Its nickname alone, the “Door to Hell,” would be enough to put most people off attempting to explore Turkmenistan’s famous Darvaza gas crater — to say nothing of the fact that it’s been on fire for nearly 50 years. Of course, such details are a siren song for George Kourounis, the stormchaser and adventurer who has made a career out of documenting the world’s most extreme locations and phenomena.
Now, Kourounis has received official recognition from Guinness World Records for being the first person to reach the bottom of the Darvaza gas crater.
“It’s a real honour to be officially recognized by Guinness for one of my expeditions,” he says. “It was five years in the making, but worth the wait.”
Kourounis set out with a film crew to explore the crater in October 2013. His goal was not merely to reach the bottom of the 69-metre-deep pit, but also to obtain soil samples to look for any extremophile bacteria that might be living in the harsh conditions. Such bacteria, which are also found in deep-sea volcanic vents and subterranean hot springs, offer clues as to whether microbial life might be found on planets with hot, methane-rich atmospheres.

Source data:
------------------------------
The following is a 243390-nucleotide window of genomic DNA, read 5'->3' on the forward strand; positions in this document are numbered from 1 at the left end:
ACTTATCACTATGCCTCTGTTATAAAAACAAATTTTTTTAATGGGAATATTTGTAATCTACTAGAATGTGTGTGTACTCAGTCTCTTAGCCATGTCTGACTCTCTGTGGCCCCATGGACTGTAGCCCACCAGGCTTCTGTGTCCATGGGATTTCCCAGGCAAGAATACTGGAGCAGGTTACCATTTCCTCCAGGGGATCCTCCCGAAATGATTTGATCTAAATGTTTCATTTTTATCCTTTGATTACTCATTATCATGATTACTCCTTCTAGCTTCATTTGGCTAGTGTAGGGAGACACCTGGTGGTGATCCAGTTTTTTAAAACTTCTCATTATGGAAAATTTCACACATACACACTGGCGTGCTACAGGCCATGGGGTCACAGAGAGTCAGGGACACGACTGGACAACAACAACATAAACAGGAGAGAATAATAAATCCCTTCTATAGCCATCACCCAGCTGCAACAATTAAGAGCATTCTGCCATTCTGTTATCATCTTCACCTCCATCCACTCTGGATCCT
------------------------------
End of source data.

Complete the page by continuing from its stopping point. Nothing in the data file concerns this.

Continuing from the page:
In addition to the extreme conditions — Kourounis recorded a ground temperature of about 400 C in the crater and had just 17 minutes to collect his samples — the team had to contend with intense scrutiny by the Turkmenistani government, as well as spiders and venomous snakes.
“It felt very much like setting foot on another world,” says Kourounis of the crater, which he entered wearing a protective suit, self-contained breathing apparatus and melt-proof Kevlar climbing harness attached to fire-resistant ropes.
In the end, the expedition was successful: Kourounis’ samples contained bacteria not previously in the DNA database.
Kourounis, who recently became an Explorer-in-Residence of The Royal Canadian Geographical Society, received a citation from Guinness certifying his extreme achievement earlier this month.